With that in mind, Nashville Opera is part nering with the Tennessee Immigrant and Refugee Rights Coalition to host talkback sessions after each performance, looking at what it’s really like to be undocumented in America — and in Nashville.

“These discussions can be so helpful in terms of destigmatizing immigrant issues and stories,” Ahn says. “That’s one of the beautiful things about art — it can break down walls and expand our horizons.” | JANUARY 19 – JANUARY 25, 2023 | NASHVILLE SCENE 35
THEATER ELEVATOR MUSIC Stuck Elevator puts a human face on immigration issues

In her book Making Our Future: Visionary Folklore and Everyday Culture in Appalachia, Emily Hilliard presents what she calls “visionary folklore.” Her work is grounded in the present and looks to the future rather than simply focusing on preservation of the past. She sidesteps nostalgia in favor of a cooperative approach that catalogs longrunning traditions while seeking to identify and participate in new cultural practices as they emerge.

For Hilliard, folklore is anything everyday folks do or create, ranging from heirloom recipes and song and dance traditions to more contemporary examples, like a meme shared among friends, or a community of independent pro wrestlers. While the book primarily explores folklife in West Virginia (where Hilliard worked as state folklorist), she uses the particularities of the Mountain State to make connections throughout Appalachia and beyond.

to read this work and not feel called to participate in a kind of fieldwork of our own.

In another chapter, “So I May Write of All These Things: The Individual and the Collective in the Songwriting of Shirley Campbell, Ella Hanshaw, Cora Hairston, and Elaine Purkey,” Hilliard celebrates four working-class singer-songwriters in Appalachia who create music as a domestic, solitary and communal practice. She documents and contextualizes the women’s work and lives, weaving a common theme of these individual voices that also function as a collective. Hilliard describes the public-private nature of writing in particular as “historically one of the few admissible creative outlets for women in the mountains.”

The overwhelming connection between these women is their use of song as a private offering — either to journal, process or pray — as well as a way to bond deeply within their communities. Written for contexts ranging from labor movements and picket lines to homes, churches and coffee shops, the women’s music is participatory and often intended for a shared space where others can join in the spirit of jamming, praising or petitioning for a better future. Hilliard includes several examples of poems and songs from these women — as well as the traditional folk tunes some of their lyrics can be sung to, which may inspire readers to add their own voices to the collective.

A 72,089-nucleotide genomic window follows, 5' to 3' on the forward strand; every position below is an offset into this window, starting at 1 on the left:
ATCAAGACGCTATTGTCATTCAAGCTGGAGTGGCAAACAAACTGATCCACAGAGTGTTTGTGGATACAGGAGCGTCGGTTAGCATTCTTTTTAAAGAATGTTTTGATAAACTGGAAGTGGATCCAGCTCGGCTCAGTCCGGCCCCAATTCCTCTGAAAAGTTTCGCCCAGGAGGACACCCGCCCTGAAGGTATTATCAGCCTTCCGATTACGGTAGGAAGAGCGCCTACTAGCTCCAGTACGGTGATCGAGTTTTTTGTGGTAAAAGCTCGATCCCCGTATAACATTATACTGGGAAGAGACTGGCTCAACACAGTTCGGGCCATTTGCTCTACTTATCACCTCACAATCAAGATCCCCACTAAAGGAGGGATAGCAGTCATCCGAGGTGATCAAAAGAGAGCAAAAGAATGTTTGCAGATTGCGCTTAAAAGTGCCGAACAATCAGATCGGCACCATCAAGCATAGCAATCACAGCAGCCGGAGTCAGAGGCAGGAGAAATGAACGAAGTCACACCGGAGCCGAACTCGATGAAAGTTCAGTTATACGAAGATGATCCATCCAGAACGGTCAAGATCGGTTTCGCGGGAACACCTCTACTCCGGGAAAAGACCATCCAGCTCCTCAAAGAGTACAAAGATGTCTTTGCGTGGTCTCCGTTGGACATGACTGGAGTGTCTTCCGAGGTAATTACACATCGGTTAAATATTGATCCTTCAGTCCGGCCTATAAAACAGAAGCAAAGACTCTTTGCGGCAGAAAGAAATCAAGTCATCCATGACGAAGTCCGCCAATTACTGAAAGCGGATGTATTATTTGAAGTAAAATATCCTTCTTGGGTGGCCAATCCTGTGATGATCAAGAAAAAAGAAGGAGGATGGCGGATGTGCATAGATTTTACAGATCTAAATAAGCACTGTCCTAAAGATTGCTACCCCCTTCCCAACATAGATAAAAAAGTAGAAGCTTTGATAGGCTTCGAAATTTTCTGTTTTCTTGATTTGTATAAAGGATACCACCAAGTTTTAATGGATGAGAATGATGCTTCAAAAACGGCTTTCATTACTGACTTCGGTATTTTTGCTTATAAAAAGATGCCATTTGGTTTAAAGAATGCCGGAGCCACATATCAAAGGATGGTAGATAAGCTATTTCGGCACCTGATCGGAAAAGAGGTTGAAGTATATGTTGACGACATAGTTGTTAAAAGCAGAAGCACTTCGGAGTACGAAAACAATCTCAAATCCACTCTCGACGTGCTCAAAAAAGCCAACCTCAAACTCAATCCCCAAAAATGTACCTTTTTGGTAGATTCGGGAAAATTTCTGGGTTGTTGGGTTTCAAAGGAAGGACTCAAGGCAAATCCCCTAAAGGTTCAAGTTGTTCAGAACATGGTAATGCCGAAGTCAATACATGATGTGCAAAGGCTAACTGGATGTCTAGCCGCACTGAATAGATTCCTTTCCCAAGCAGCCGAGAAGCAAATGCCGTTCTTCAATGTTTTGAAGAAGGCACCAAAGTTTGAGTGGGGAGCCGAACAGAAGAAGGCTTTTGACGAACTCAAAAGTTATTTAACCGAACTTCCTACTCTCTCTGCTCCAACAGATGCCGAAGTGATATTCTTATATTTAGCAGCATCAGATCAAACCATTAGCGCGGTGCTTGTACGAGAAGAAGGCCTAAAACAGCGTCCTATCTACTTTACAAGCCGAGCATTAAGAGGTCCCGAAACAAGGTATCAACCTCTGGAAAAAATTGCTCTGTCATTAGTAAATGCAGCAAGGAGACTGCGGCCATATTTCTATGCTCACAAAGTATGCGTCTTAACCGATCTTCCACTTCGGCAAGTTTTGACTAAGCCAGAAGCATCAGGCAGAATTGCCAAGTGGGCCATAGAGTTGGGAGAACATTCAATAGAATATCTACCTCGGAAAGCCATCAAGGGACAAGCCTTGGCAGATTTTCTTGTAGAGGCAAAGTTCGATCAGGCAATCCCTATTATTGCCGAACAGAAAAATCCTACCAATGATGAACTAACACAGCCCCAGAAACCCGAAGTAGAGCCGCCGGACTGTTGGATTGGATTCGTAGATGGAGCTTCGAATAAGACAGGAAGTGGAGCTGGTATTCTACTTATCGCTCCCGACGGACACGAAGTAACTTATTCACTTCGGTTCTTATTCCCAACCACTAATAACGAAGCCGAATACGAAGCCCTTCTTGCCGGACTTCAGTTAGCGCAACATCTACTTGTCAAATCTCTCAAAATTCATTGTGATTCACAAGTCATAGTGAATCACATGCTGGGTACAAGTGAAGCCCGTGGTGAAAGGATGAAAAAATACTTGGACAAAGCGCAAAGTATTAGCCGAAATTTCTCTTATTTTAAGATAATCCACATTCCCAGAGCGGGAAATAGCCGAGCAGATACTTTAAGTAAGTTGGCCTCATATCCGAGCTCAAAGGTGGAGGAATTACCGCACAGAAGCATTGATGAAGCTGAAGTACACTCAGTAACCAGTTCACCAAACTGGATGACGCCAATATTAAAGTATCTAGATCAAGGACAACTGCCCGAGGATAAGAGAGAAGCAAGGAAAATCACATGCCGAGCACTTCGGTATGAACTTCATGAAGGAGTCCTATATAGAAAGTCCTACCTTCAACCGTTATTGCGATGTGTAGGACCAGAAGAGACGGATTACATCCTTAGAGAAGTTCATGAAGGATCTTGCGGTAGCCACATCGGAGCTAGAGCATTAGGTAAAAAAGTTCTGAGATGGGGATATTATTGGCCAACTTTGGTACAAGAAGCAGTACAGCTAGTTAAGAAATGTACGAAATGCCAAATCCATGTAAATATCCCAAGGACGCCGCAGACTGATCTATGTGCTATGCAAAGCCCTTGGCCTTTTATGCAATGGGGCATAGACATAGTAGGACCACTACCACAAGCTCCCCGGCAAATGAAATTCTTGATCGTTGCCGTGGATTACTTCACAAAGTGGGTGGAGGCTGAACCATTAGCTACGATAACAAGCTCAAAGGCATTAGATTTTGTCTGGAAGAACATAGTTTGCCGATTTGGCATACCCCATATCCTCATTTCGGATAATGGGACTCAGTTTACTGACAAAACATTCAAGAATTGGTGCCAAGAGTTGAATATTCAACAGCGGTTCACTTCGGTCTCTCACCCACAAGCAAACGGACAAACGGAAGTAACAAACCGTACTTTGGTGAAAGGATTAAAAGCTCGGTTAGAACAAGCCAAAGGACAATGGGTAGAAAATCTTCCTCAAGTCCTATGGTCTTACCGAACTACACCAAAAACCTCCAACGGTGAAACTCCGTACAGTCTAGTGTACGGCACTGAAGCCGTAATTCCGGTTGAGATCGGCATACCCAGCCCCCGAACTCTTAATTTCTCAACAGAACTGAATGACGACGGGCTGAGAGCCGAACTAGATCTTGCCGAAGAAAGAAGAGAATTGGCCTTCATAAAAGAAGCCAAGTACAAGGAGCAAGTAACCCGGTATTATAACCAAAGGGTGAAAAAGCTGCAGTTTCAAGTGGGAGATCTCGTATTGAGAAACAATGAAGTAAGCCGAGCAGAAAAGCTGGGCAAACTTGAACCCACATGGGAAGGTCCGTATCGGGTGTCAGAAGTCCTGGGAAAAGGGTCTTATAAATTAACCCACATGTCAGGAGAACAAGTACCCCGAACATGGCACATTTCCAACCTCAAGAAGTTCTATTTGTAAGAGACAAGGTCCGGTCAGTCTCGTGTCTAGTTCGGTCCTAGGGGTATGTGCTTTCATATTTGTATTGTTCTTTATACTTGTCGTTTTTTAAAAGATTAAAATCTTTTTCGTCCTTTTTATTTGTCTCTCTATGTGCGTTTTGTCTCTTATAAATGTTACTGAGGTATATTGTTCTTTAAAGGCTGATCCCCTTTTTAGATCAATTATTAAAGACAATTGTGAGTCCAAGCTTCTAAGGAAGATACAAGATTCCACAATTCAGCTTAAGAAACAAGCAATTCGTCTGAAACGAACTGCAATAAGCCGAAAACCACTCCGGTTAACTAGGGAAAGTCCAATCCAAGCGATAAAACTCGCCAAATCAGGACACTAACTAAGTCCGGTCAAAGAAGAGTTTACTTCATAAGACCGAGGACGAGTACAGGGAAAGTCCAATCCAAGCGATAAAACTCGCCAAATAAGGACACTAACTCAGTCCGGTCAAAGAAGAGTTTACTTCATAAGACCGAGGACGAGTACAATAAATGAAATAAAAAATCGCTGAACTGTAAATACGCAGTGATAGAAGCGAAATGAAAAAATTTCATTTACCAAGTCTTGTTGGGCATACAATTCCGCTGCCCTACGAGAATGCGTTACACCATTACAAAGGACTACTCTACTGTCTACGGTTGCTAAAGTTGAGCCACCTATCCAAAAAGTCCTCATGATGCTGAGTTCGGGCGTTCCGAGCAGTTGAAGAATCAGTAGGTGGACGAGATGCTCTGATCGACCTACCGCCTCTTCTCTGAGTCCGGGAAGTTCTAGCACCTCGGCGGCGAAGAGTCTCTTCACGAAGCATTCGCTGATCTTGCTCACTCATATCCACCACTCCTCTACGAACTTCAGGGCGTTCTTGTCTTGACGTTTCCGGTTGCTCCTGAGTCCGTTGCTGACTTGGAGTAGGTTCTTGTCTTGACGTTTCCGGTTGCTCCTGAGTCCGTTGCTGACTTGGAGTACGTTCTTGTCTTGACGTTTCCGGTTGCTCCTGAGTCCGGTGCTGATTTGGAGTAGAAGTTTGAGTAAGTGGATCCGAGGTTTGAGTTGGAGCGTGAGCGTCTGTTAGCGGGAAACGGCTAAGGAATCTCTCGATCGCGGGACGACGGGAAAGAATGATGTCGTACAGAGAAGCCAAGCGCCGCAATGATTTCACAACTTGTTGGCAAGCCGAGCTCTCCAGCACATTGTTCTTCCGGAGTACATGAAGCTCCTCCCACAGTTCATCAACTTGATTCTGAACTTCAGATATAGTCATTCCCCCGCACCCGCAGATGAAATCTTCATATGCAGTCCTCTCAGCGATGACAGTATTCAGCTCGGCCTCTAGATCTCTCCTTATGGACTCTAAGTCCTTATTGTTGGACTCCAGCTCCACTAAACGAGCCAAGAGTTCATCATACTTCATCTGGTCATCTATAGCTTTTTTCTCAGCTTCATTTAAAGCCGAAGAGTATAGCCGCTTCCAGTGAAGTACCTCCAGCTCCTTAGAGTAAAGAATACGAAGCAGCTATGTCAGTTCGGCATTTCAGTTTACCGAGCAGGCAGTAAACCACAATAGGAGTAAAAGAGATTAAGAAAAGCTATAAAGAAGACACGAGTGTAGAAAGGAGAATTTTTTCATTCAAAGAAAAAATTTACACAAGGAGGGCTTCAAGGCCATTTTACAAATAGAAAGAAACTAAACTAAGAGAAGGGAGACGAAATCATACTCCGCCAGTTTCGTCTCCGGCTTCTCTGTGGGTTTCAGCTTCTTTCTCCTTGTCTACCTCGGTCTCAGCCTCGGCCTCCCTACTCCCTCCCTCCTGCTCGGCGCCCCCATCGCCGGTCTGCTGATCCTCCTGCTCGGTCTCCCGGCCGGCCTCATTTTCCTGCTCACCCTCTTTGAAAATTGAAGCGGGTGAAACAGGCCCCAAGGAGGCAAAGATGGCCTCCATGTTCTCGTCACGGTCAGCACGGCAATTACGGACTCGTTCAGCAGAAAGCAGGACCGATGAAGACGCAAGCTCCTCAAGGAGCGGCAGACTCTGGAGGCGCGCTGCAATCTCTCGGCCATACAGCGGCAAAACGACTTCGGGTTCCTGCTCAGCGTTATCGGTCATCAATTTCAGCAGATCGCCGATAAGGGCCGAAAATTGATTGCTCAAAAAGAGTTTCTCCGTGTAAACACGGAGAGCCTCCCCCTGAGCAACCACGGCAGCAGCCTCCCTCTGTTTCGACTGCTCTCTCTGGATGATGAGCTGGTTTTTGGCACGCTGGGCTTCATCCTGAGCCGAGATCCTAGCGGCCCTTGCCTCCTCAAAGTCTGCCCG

In what may be the most surprising chapter of the book, “Friends of Coleslaw: On the West Virginia Hot Dog,” Hilliard narrates a road trip through the state to some of its longestablished hot dog stands and explores the cultural significance of the region’s wiener cuisine. We learn about the “slaw line,” a cabbage-slinging border running along the northern part of the state where one can find freshly prepared coleslaw on a typical dog order, in addition to the usual trio of chili, mustard and onions. While exploring the varieties of toppings and the history of the hot dog stand as a business venture, Hilliard notes other social and economic through lines in her research, from the gendered food service position of “curb girl” to the way a factory-produced hot dog and bun become a hybrid food form when dressed with a slew of homemade sauces.

As we meet cooks, owners and hot dog aficionados on Hilliard’s rambling journey, she illustrates the opportunity to participate in folklore in everyday ways that one might otherwise overlook. A quick, cheap lunch at a drive-thru becomes a symbol for so much more. As a Tennessee resident, I felt prompted to visit one of our many locally owned historic meat-and-threes, a traditional Southern style of restaurant dining that’s slowly disappearing. Hilliard’s work is gently inviting in this way — it’s impossible

At the end of a chapter on the foodways of the Swiss community of Helvetia, W.Va., Hilliard makes an observation that poignantly encapsulates the collection as a whole:

Traditions are elastic. They mutate and evolve as they encounter and enter into dialogue with influences inside and out, global and local: the grandmother who adds whiskey to the printed recipe; the friends who decide to try powdered sugar instead of granulated this year; the home cook who swaps her lard for vegetable oil and an heirloom tool for a smaller, more practical version to feed a crowd; the Midwestern folklorist who learns to make rosettes from the home cook, finds her own iron online, and introduces the treat to her friends; the granddaughter who learns about a Turkish tradition from said folklorist and adapts it for her West Virginia Swiss community.

In Making Our Future, Hilliard doesn’t keep a cool distance from the subjects of her fieldwork, but participates in a mutual cultural exchange, inviting us to do the same in our own everyday foodways, arts spaces, local businesses and homes.

For more local book coverage, please visit, an online publication of Humanities Tennessee. | JANUARY 19 – JANUARY 25, 2023 | NASHVILLE SCENE 37
Our Future offers visionary
folklore of Appalachia